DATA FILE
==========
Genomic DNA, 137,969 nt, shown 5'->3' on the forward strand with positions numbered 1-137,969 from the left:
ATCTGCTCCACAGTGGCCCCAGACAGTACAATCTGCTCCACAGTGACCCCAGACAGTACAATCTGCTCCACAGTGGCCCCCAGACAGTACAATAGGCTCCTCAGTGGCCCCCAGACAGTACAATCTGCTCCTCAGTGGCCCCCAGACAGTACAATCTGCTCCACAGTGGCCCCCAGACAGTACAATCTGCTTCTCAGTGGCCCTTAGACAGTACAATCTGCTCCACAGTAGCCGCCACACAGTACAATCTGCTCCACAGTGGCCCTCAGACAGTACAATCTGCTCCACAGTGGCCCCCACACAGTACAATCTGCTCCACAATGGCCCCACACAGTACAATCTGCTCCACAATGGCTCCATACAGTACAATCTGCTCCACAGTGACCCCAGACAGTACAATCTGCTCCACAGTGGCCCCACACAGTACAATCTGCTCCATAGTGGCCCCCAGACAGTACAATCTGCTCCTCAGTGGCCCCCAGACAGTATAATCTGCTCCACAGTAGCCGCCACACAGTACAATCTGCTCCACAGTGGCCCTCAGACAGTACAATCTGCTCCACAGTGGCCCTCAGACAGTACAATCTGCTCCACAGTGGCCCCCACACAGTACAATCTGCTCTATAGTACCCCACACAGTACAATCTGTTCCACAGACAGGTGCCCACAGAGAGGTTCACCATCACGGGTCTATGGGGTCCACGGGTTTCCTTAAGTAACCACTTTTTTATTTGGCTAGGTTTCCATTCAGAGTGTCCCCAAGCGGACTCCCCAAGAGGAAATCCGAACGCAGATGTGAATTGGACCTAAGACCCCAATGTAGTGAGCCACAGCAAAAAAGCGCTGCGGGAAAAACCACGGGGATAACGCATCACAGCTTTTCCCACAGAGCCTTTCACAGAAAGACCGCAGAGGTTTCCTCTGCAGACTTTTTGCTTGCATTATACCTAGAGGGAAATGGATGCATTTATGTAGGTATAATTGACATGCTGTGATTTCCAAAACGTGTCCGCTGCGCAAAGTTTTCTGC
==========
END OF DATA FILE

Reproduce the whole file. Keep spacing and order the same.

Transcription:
Genomic DNA, 137,969 nt, shown 5'->3' on the forward strand with positions numbered 1-137,969 from the left:
ATCTGCTCCACAGTGGCCCCAGACAGTACAATCTGCTCCACAGTGACCCCAGACAGTACAATCTGCTCCACAGTGGCCCCCAGACAGTACAATAGGCTCCTCAGTGGCCCCCAGACAGTACAATCTGCTCCTCAGTGGCCCCCAGACAGTACAATCTGCTCCACAGTGGCCCCCAGACAGTACAATCTGCTTCTCAGTGGCCCTTAGACAGTACAATCTGCTCCACAGTAGCCGCCACACAGTACAATCTGCTCCACAGTGGCCCTCAGACAGTACAATCTGCTCCACAGTGGCCCCCACACAGTACAATCTGCTCCACAATGGCCCCACACAGTACAATCTGCTCCACAATGGCTCCATACAGTACAATCTGCTCCACAGTGACCCCAGACAGTACAATCTGCTCCACAGTGGCCCCACACAGTACAATCTGCTCCATAGTGGCCCCCAGACAGTACAATCTGCTCCTCAGTGGCCCCCAGACAGTATAATCTGCTCCACAGTAGCCGCCACACAGTACAATCTGCTCCACAGTGGCCCTCAGACAGTACAATCTGCTCCACAGTGGCCCTCAGACAGTACAATCTGCTCCACAGTGGCCCCCACACAGTACAATCTGCTCTATAGTACCCCACACAGTACAATCTGTTCCACAGACAGGTGCCCACAGAGAGGTTCACCATCACGGGTCTATGGGGTCCACGGGTTTCCTTAAGTAACCACTTTTTTATTTGGCTAGGTTTCCATTCAGAGTGTCCCCAAGCGGACTCCCCAAGAGGAAATCCGAACGCAGATGTGAATTGGACCTAAGACCCCAATGTAGTGAGCCACAGCAAAAAAGCGCTGCGGGAAAAACCACGGGGATAACGCATCACAGCTTTTCCCACAGAGCCTTTCACAGAAAGACCGCAGAGGTTTCCTCTGCAGACTTTTTGCTTGCATTATACCTAGAGGGAAATGGATGCATTTATGTAGGTATAATTGACATGCTGTGATTTCCAAAACGTGTCCGCTGCGCAAAGTTTTCTGC